The doctors always looked at me hoping they could still write the standard prescription, "Well, what exactly happens when you take medication with either penicillin or sulfur in it?"

"Oh, you know, my airways constrict, and I can't breathe. I almost die."

They promptly found alternative medicine choices. Don't want to chance that reaction.

This allergic mystery only became really frustrating when I started having my baby boys. Being allergic to both penicillin and sulfur wipes out some major groups of antibiotics. Whenever I checked in to the hospital to have my babies, I got to wear special wrist bands warning all health care professionals to tread softly and cautiously. The bands were florecent pink and yellow.

I always scolded my mother for not writing down this very vital and useful information.
It was a glorious Memorial Day. The sun was doing what it does best. All the Oregon green was out in full force. Color spots of spring flowers were showing off. We were with our good friends, and both of us had arranged childcare. The day was ours!

Our friends packed crackers and cheeses and off we went to investigate King's Estate, a vineyard south of Eugene. It was a perfect setting for a day such as this.

We sat out on the patio and basked in the glory. I must try some of this fabulous cheese. Ok. It was pretty fabulous. Could I have some more? It was all gone. It was that good. Some fancy white cheese with caramelized almonds mixed in. The bit I got was about the size of a quarter.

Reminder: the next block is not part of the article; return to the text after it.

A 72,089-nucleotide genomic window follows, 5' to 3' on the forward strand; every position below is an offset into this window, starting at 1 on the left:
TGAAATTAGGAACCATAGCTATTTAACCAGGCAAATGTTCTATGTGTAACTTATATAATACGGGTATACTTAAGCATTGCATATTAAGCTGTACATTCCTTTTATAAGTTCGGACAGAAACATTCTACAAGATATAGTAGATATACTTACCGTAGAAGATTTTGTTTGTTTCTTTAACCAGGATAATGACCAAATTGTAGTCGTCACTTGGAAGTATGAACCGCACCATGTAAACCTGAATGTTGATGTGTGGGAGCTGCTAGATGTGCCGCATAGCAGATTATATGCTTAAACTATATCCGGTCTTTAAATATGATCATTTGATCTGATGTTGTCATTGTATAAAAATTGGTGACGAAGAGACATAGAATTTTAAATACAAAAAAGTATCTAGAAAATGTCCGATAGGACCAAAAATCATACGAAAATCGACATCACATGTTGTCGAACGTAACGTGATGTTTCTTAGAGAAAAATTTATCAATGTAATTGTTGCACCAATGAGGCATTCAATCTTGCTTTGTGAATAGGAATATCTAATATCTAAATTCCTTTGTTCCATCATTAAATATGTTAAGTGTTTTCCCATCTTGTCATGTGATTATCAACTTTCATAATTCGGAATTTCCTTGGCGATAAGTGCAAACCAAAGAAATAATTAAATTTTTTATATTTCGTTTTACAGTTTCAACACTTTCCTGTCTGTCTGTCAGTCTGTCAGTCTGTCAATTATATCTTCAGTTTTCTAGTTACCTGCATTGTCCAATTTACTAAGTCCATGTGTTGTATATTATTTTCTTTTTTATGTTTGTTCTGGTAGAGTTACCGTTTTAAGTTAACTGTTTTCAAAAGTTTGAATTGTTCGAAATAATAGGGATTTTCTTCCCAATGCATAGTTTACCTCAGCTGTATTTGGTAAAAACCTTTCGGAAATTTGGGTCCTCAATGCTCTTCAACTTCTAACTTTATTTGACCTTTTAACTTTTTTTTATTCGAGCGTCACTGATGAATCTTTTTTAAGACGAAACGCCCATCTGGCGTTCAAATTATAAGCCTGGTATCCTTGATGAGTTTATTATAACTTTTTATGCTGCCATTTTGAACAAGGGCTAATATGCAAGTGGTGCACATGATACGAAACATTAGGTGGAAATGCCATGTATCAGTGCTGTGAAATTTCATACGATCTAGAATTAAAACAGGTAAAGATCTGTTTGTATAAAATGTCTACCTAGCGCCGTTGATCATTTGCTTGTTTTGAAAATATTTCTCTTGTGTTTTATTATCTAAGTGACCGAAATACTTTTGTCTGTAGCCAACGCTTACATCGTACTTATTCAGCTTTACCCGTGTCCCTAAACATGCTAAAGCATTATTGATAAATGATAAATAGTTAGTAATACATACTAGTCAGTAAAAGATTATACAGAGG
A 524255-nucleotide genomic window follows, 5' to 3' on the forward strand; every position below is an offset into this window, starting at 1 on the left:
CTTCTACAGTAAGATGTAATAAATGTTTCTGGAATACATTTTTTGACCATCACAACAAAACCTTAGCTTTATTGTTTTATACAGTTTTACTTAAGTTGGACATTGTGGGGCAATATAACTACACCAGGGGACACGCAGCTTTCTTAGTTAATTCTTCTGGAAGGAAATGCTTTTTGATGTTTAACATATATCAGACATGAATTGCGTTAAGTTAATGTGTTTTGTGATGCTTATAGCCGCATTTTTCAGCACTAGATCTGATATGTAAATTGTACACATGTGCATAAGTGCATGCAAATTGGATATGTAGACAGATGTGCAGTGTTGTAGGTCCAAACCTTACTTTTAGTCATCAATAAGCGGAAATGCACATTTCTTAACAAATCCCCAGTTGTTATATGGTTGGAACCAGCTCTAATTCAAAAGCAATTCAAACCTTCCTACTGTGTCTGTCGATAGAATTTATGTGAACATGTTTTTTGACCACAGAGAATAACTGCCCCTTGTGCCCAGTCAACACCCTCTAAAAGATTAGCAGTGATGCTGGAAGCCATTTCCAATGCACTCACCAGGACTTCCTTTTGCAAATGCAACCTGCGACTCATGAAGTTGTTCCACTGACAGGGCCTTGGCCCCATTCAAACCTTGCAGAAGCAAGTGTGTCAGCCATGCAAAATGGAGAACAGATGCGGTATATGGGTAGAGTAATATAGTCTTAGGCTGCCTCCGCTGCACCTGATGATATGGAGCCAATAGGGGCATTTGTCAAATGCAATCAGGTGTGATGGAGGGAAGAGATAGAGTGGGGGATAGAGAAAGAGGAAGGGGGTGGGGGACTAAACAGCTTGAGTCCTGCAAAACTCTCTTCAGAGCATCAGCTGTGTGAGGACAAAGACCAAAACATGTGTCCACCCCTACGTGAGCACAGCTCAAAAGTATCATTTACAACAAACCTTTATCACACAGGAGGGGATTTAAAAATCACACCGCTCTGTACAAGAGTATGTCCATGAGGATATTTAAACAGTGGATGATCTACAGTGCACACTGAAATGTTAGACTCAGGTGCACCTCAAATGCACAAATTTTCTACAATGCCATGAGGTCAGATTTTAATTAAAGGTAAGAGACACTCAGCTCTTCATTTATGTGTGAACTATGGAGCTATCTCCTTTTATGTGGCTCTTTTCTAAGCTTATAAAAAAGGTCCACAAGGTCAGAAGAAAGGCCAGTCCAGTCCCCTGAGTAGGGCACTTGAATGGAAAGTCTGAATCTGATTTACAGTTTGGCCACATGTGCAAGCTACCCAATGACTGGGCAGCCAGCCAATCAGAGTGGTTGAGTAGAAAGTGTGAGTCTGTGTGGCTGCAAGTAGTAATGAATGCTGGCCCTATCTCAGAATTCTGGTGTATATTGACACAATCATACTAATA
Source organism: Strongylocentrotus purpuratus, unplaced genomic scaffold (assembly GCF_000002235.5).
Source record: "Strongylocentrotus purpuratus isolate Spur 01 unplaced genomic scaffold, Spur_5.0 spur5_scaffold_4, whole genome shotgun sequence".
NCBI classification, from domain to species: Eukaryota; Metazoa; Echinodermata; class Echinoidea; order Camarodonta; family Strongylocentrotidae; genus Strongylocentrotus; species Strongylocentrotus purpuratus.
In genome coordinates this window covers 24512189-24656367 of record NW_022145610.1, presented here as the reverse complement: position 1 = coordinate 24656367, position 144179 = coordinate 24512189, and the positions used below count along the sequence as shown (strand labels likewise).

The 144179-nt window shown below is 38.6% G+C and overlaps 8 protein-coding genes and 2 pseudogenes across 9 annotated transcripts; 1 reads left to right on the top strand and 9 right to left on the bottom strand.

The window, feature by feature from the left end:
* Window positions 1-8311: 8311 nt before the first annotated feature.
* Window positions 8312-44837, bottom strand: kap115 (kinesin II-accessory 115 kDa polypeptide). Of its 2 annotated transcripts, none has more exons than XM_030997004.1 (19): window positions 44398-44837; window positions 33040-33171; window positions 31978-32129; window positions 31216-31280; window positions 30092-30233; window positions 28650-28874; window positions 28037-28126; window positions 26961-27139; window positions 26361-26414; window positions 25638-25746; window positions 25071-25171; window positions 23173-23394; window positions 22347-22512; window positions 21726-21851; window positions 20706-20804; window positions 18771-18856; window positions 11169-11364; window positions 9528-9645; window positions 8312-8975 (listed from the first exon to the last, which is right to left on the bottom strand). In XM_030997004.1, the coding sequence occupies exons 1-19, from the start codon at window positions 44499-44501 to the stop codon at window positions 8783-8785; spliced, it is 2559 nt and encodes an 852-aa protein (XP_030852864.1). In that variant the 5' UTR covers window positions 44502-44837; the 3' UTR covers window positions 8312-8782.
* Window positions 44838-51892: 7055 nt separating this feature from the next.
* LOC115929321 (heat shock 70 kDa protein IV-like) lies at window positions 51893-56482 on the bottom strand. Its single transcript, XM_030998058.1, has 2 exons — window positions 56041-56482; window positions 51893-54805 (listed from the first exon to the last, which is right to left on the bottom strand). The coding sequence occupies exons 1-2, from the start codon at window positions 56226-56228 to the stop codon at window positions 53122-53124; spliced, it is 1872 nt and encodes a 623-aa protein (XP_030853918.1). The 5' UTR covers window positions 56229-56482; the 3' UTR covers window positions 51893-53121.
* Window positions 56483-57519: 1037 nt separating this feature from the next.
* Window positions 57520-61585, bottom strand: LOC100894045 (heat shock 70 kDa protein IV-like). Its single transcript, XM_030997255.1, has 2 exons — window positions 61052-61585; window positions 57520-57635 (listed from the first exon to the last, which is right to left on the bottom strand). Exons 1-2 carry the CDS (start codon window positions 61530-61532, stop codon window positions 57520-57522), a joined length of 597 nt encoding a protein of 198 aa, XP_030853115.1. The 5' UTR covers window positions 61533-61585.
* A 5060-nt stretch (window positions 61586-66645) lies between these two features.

Our kidless afternoon was coming to a close. We headed back, refreshed.

On our drive back to reality, I was feeling like I had a lazy tongue. I kept wondering how my glass of water could have caused this. I kept trying to form various vocabulary words, and nothing was coming out correctly. No one really noticed, just myself.

After we picked up our kids and were headed back north on I-5 I realized that my tongue was littered with sores, my throat was feeling a bit constricted, and the inside wall of my mouth was irritated and swollen.

"Honey, I am reacting to something," I described it all to my husband.